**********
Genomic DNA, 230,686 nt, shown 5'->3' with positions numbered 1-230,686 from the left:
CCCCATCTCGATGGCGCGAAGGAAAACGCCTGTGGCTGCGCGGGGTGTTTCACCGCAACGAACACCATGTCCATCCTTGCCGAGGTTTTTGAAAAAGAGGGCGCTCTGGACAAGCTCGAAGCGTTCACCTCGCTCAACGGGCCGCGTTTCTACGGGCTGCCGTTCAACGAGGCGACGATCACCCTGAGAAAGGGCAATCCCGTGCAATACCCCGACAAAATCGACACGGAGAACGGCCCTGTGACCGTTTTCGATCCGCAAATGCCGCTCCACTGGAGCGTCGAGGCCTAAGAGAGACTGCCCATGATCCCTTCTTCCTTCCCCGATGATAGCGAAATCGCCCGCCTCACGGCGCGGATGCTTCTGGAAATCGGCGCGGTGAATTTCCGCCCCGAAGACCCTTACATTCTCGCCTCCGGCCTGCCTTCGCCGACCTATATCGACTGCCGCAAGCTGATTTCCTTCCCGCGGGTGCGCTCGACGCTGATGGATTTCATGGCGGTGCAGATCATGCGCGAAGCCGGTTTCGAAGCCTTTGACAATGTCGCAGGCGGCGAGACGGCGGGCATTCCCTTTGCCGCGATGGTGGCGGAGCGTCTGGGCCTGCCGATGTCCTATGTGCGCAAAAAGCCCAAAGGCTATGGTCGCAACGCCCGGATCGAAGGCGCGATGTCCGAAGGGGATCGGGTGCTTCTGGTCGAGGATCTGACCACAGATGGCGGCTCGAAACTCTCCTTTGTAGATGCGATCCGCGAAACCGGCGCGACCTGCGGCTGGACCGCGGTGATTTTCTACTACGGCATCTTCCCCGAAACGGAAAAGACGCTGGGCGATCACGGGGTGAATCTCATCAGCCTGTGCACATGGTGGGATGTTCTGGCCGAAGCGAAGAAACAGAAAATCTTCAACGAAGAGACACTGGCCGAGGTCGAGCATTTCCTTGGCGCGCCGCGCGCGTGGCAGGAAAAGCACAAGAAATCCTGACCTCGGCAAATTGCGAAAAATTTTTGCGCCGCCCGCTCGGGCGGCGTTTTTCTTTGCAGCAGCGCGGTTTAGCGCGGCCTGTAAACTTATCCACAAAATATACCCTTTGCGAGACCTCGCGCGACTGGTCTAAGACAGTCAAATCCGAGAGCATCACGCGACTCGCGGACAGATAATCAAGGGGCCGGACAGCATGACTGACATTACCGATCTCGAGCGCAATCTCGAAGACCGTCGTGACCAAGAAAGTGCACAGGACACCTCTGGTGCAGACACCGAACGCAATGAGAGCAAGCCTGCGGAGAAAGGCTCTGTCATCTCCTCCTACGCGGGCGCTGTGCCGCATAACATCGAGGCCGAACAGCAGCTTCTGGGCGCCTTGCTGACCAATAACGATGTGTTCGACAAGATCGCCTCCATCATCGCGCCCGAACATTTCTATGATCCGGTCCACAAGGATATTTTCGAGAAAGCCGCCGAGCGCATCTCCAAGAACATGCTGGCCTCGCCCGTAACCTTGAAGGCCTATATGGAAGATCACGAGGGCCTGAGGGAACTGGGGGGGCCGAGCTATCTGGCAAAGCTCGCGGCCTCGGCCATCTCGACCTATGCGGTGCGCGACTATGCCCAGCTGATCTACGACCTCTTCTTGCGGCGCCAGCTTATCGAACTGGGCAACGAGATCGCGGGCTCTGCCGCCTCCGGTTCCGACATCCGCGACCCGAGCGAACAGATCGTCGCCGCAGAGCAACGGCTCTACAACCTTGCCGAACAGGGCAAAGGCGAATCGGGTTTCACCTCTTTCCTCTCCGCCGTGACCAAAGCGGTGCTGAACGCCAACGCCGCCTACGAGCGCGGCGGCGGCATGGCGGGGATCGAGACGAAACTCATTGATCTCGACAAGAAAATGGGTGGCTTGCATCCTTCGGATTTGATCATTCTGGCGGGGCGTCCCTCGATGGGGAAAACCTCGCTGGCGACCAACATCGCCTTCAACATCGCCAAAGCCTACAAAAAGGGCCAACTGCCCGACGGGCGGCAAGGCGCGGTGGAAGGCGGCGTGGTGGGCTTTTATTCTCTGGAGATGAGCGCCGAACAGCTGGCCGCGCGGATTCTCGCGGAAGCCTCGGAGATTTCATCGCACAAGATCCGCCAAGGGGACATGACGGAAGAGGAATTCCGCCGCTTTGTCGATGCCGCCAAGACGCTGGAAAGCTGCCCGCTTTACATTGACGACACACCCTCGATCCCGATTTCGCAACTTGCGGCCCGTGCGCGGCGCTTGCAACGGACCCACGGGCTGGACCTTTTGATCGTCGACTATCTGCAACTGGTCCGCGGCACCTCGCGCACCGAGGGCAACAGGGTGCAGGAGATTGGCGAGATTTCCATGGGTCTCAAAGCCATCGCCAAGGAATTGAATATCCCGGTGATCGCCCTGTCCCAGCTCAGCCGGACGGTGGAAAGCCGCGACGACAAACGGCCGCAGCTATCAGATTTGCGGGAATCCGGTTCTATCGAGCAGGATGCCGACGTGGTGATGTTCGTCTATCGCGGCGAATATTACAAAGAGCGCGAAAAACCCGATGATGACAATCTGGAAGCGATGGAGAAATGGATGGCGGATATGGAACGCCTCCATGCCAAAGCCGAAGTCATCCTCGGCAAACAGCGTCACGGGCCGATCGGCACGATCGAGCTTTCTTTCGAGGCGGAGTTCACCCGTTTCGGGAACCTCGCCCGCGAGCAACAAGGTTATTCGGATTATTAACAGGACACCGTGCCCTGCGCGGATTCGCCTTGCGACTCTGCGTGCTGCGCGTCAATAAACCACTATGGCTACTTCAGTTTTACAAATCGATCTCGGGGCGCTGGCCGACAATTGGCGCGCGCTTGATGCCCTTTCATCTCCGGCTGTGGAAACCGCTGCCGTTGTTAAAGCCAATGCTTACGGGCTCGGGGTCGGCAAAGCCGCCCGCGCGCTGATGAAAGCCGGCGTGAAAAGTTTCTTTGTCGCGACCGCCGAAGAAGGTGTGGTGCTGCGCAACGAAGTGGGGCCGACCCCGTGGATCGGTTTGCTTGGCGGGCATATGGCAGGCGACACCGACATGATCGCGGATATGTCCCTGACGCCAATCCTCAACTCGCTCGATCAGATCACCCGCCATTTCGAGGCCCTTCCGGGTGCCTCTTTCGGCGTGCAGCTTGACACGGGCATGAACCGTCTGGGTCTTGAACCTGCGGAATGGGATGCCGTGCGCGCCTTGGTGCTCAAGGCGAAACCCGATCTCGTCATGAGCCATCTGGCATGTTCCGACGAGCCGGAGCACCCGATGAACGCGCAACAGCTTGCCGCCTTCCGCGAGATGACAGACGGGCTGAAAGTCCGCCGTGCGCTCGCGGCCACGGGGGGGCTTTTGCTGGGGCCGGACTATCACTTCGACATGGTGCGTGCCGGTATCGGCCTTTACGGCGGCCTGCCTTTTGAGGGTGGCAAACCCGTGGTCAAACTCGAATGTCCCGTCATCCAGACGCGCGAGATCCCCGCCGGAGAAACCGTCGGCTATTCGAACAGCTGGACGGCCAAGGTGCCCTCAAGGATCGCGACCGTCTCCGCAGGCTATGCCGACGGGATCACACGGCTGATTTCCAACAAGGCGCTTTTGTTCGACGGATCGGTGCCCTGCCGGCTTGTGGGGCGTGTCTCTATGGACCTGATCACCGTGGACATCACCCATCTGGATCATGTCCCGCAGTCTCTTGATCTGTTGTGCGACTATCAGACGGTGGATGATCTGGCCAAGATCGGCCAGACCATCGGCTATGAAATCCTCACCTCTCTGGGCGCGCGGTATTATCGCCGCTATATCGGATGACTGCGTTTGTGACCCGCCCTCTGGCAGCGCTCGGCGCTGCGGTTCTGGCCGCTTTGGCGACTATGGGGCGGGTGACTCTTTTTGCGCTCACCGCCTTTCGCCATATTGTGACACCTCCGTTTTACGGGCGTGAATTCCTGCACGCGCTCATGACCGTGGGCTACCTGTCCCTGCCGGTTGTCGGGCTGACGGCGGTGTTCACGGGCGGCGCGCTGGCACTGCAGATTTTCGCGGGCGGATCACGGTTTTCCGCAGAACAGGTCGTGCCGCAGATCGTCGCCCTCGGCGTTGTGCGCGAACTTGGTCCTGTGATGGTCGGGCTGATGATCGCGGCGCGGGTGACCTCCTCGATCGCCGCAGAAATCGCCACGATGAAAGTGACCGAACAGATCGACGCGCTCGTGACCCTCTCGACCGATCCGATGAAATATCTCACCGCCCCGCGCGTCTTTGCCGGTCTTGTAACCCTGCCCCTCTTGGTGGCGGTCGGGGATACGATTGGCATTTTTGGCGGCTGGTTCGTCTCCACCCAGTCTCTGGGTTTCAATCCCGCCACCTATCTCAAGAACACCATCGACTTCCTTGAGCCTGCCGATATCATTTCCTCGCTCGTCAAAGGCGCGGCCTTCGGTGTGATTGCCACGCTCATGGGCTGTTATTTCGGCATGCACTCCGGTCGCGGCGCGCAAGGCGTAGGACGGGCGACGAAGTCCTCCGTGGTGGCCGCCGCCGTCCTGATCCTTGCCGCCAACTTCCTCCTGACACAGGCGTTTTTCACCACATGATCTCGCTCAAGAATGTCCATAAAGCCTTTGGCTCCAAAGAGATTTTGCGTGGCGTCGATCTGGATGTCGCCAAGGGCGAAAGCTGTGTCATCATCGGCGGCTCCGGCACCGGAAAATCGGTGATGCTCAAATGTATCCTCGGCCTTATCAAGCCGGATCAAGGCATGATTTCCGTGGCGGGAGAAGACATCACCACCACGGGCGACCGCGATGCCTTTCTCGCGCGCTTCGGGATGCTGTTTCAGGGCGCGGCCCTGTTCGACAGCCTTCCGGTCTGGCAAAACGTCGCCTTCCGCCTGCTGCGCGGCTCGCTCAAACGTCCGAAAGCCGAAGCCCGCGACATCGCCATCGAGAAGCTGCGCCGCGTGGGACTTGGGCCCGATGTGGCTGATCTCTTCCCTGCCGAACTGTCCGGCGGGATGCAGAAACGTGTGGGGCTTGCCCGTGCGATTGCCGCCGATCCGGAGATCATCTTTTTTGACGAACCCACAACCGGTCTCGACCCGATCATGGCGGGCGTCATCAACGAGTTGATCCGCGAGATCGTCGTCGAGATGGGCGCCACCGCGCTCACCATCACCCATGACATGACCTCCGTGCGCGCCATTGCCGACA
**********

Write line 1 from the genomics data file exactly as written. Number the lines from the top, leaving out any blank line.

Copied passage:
Genomic DNA, 230,686 nt, shown 5'->3' with positions numbered 1-230,686 from the left: